The plaintiffs assign error in restricting the opinion of the plaintiff Clarence K. Swanson as to the value of the property taken. On direct examination he detailed a minute description of the premises with respect to its adaptability for agricultural purposes only. He stated he had an opinion of the value of the 2.38 acres actually taken. When asked what that opinion was, the defendant's counsel obtained permission to ask questions concerning the foundation for such an opinion. The answers elicited showed the witness was basing his opinion on the value of the premises for industrial purposes. Objection that there was an insufficient foundation for such an opinion was sustained. An effort seeking to lay a foundation was thereafter made by the plaintiffs' counsel. The court continued to rule thereafter that a sufficient foundation had not been laid. The witness was not again asked his opinion of the value of the land for industrial uses. The owner of real estate which is taken in condemnation proceedings who is familiar with its value can testify as to its value. State, Department of Roads v. Wixson, 175 Neb. 431, 122 N.W.2d 72; 32 C.J.S. Evidence § 546(116), p. 433. The owner may testify to the value of his property without any foundation being laid other than the fact of his ownership. Borden v. General Ins. Co., 157 Neb. 98, 59 N.W.2d 141. The witness who was also the owner should have been allowed to testify without laying a foundation.
Further error is assigned by the plaintiffs in excluding the testimony of the sale price of two tracts of land sought to be used by the plaintiffs in comparison with the land taken. One tract consisted of the 3.36 acres of land in the northwest corner of the plaintiffs' farm which was sold by them to the Perry Grain Company for grain storage facilities in connection with its elevator on the railway right-of-way immediately across the highway. The sale price of this tract was attempted to be related by the plaintiff Clarence K. Swanson. The other was a tract of 1 acre sold for residential purposes which was testified to by the witness George Pearson. In both instances the court sustained objections to questions propounded as to the sale price on the ground of insufficient foundation and no further foundation was given. It is not *815 necessary that this court review the evidence in the record concerning the foundation as it may be different on the new trial. In an eminent domain proceeding, a wide discretion must be granted the trial judge in determining the admissibility of evidence of other sales, and the evidence should not be admitted where there is a marked difference in the situation of the properties or unless the judge is satisfied that the price paid was sufficiently voluntary to be a reasonable index of value. 29A C.J.S. Eminent Domain § 273(10), p. 1210. See, also, State, Department of Roads v. Mahloch, 174 Neb. 190, 116 N.W.2d 305.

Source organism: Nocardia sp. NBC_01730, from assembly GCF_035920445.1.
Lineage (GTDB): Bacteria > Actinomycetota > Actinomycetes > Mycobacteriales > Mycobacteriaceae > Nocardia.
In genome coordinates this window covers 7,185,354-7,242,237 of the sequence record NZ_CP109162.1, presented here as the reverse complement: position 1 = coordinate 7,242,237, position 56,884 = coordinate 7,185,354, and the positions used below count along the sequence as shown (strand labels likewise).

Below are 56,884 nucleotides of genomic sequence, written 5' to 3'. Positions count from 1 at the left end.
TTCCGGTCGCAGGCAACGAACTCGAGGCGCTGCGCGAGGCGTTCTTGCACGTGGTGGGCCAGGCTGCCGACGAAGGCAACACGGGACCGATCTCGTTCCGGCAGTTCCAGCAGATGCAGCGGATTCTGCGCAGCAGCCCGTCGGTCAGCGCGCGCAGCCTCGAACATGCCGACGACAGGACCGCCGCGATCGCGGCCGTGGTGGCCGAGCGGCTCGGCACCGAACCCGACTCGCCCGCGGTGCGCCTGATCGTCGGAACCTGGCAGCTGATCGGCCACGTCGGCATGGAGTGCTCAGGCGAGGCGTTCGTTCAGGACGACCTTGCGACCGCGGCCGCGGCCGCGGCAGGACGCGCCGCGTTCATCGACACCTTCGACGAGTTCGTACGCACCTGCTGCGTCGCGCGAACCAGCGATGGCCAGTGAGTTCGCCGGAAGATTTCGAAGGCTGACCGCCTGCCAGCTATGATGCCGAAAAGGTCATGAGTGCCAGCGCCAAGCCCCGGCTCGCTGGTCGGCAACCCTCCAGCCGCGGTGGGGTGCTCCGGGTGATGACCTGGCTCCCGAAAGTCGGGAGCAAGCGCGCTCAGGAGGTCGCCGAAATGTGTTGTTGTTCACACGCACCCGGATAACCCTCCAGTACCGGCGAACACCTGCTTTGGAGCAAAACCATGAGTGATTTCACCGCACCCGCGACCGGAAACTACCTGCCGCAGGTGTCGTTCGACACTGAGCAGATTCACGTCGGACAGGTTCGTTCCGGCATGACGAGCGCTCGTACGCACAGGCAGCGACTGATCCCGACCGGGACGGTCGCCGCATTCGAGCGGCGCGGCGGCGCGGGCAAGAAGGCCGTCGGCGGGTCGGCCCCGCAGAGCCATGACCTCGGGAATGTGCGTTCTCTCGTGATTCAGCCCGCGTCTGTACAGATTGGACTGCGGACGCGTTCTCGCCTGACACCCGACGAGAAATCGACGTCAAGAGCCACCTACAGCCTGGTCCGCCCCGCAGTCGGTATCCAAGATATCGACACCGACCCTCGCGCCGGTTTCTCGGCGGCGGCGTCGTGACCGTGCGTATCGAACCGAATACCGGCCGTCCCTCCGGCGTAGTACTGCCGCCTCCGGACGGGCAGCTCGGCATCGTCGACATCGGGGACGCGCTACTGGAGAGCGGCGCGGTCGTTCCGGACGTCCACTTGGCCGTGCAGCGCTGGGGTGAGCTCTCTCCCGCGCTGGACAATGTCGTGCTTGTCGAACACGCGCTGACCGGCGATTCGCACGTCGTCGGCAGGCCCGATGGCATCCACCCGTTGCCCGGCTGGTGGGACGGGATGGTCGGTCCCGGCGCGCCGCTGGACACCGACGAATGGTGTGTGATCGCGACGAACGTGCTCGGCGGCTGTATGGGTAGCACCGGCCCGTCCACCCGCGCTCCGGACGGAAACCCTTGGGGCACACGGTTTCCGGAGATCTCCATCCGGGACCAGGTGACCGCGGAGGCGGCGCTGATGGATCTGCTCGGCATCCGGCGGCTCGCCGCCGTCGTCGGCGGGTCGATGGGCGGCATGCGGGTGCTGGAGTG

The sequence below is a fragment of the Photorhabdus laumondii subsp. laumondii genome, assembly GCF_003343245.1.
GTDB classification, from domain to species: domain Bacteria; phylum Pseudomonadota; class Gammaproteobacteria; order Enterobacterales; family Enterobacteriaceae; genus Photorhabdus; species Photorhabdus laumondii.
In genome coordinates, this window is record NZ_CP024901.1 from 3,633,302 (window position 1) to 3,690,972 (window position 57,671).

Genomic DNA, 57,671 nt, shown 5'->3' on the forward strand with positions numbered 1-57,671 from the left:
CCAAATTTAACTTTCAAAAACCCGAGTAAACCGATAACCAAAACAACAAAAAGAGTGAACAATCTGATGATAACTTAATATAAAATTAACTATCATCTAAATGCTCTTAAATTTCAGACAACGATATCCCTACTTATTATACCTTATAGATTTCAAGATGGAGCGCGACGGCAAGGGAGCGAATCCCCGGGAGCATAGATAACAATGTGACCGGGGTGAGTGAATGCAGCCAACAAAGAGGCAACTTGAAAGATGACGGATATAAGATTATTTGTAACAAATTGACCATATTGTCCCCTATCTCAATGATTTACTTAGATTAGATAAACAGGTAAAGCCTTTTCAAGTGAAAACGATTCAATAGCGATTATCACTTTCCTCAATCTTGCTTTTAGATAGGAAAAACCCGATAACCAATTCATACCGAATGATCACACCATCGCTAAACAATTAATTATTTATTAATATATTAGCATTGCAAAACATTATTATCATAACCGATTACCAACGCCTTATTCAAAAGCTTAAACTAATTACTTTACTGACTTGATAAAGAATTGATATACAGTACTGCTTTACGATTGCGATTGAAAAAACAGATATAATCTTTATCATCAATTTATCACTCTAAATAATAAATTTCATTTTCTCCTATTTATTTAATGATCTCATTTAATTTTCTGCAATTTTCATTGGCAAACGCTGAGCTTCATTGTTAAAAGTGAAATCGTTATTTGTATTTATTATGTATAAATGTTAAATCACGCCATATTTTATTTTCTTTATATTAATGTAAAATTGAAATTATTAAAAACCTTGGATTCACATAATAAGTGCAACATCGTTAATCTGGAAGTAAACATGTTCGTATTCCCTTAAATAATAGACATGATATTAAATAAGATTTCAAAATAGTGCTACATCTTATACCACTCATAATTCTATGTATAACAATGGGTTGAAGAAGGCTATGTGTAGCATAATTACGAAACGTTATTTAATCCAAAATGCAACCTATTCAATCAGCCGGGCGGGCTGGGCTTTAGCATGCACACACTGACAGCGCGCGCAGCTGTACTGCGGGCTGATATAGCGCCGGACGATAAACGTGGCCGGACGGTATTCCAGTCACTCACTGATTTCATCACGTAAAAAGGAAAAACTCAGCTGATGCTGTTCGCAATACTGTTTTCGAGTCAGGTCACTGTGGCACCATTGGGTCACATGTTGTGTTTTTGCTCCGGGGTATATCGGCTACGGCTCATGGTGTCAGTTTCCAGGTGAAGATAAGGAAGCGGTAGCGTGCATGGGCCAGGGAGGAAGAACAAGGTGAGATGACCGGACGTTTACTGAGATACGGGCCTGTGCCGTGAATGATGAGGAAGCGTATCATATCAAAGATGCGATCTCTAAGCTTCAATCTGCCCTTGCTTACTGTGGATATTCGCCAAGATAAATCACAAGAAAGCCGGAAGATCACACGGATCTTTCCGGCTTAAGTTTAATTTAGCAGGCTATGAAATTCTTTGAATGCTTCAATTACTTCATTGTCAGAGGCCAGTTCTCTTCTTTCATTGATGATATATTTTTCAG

Lastly, the plaintiffs assign error to the trial court in the giving of the following instruction: "INSTRUCTION No. 10. In this case it is contended that a part of the land in this action is suitable and adaptable for commercial and residential development. However, you are not permitted to speculate as to whether or not said land is adaptable for such purposes. Before you are permitted to consider this matter in determining the market value of the land in question as of February 4, 1963, you must find that such adaptability must have been so reasonably probable and so reasonably expected in the immediate future as to affect the market value of the land at the time the land was taken or damaged. Should you find from the evidence that such suitability or adaptability was merely within the realm of possibility, but not reasonably probable, then you cannot consider such possibility in arriving at the fair market value at the time of the taking involved herein." The instruction follows the rules of law set out by this court in Sump v. Omaha Public Power Dist., 168 Neb. 120, 95 N.W.2d 209, and Lybarger v. State, Department of Roads, 177 Neb. 35, 128 N.W.2d 132, and correctly states the law applicable to the evidence disclosed by the record in the case before us. There was no error in giving the instruction.
For the reasons stated, the judgment of the trial court is reversed and the cause remanded for further proceedings pursuant to this opinion.
Reversed and remanded.